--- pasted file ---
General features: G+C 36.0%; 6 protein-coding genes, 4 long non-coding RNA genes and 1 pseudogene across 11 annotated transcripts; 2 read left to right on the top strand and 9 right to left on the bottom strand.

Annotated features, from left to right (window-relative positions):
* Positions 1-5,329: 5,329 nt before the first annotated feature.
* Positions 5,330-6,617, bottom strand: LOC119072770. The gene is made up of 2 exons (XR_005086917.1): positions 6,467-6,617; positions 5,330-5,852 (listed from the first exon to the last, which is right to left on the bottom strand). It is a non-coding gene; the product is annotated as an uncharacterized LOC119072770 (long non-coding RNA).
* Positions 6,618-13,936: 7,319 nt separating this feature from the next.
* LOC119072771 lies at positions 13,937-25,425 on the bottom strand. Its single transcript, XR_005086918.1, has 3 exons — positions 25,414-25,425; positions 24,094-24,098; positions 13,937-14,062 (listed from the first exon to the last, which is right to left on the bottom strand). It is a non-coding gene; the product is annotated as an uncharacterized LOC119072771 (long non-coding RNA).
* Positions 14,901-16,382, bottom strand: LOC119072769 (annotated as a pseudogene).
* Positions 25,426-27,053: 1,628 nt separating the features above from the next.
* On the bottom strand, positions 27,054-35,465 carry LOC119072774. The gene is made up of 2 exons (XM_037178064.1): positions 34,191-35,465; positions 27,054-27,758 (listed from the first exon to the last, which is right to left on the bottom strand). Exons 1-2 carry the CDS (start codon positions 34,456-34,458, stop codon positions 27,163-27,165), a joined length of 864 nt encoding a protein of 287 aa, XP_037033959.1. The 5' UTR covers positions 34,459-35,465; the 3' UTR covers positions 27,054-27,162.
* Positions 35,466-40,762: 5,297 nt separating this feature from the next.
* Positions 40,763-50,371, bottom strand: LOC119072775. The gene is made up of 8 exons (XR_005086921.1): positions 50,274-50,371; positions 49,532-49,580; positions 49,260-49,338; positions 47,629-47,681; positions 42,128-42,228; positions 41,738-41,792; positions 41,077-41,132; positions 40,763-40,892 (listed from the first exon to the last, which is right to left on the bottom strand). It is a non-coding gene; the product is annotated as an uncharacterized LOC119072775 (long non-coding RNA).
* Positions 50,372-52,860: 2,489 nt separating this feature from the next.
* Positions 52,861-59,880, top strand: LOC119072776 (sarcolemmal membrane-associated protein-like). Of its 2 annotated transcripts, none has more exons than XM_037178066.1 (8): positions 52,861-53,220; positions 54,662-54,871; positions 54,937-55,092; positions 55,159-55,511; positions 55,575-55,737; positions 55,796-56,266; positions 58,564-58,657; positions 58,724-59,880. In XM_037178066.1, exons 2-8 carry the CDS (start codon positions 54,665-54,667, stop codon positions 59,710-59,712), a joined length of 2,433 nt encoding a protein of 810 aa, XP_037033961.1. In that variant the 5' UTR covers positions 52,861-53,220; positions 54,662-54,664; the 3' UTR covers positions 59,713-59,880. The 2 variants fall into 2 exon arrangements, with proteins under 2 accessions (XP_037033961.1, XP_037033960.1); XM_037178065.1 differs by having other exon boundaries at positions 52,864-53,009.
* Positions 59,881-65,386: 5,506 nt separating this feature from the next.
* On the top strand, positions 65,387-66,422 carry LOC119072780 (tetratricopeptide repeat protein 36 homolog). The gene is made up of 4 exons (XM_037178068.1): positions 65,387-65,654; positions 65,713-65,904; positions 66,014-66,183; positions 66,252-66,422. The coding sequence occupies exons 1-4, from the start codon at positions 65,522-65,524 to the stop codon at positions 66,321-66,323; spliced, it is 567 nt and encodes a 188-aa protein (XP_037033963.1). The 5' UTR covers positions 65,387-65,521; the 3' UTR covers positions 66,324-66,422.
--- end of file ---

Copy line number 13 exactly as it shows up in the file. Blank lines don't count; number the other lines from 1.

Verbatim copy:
* Positions 52,861-59,880, top strand: LOC119072776 (sarcolemmal membrane-associated protein-like). Of its 2 annotated transcripts, none has more exons than XM_037178066.1 (8): positions 52,861-53,220; positions 54,662-54,871; positions 54,937-55,092; positions 55,159-55,511; positions 55,575-55,737; positions 55,796-56,266; positions 58,564-58,657; positions 58,724-59,880. In XM_037178066.1, exons 2-8 carry the CDS (start codon positions 54,665-54,667, stop codon positions 59,710-59,712), a joined length of 2,433 nt encoding a protein of 810 aa, XP_037033961.1. In that variant the 5' UTR covers positions 52,861-53,220; positions 54,662-54,664; the 3' UTR covers positions 59,713-59,880. The 2 variants fall into 2 exon arrangements, with proteins under 2 accessions (XP_037033961.1, XP_037033960.1); XM_037178065.1 differs by having other exon boundaries at positions 52,864-53,009.